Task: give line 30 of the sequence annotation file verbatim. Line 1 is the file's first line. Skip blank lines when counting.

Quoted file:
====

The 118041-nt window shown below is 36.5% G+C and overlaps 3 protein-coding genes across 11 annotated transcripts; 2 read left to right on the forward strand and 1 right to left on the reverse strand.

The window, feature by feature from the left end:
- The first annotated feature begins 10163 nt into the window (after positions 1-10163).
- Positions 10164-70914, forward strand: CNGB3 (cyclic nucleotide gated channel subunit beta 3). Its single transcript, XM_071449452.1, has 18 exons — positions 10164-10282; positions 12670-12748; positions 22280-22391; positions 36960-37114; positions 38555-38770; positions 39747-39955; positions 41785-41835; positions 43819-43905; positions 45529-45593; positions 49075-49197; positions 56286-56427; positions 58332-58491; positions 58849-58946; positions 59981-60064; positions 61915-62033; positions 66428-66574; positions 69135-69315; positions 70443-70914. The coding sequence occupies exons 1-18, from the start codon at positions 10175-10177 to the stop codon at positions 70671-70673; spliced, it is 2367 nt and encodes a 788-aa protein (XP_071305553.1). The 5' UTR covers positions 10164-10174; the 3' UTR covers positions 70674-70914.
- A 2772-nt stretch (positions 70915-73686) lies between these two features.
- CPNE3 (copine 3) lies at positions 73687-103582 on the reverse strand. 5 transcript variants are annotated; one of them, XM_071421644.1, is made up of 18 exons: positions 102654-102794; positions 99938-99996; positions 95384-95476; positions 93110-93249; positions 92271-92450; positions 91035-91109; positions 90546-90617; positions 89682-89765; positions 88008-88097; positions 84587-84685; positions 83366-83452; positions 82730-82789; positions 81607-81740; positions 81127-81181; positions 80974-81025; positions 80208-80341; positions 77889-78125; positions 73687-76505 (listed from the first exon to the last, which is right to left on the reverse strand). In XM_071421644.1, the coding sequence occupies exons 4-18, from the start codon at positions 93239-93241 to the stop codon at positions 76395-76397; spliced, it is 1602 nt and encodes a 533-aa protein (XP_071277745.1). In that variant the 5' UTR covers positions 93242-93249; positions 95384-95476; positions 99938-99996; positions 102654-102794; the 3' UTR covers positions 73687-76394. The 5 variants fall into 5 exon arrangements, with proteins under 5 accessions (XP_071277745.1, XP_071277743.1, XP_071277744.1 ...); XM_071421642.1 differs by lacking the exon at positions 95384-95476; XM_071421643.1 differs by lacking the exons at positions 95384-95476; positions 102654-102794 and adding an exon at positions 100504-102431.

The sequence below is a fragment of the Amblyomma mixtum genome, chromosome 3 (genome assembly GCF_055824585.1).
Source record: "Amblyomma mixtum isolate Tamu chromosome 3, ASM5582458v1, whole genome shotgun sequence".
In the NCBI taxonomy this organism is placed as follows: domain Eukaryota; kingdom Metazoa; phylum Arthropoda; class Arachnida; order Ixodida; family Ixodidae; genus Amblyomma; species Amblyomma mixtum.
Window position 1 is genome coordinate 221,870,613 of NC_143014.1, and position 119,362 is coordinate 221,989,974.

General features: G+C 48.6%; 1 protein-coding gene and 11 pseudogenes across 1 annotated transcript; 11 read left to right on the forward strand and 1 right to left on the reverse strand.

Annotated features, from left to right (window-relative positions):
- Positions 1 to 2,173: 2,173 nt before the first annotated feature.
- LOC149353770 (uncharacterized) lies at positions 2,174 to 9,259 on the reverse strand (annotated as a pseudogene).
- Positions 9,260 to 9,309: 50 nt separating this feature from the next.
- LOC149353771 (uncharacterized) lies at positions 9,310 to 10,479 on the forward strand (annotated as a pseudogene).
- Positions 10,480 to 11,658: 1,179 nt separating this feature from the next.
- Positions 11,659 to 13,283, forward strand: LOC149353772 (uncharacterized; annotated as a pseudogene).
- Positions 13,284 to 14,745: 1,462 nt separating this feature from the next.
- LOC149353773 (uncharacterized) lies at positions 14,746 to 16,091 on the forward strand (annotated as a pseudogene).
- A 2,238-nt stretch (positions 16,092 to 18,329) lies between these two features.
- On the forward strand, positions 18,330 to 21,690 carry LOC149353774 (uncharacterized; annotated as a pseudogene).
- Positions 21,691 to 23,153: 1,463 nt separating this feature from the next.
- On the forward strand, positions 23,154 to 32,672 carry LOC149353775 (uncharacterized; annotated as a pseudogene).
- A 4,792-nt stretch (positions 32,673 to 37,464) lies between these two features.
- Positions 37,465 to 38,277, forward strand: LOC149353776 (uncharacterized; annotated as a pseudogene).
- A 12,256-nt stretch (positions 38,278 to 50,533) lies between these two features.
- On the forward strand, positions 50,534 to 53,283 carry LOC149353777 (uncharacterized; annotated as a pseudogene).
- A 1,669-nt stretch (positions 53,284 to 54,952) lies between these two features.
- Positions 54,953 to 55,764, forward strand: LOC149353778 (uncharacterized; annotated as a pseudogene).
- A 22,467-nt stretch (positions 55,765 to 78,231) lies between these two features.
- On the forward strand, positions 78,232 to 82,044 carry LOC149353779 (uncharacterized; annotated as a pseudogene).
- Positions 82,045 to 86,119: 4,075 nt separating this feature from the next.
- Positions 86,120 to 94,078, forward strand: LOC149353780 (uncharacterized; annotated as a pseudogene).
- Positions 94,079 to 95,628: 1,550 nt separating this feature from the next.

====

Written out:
- Positions 54,953 to 55,764, forward strand: LOC149353778 (uncharacterized; annotated as a pseudogene).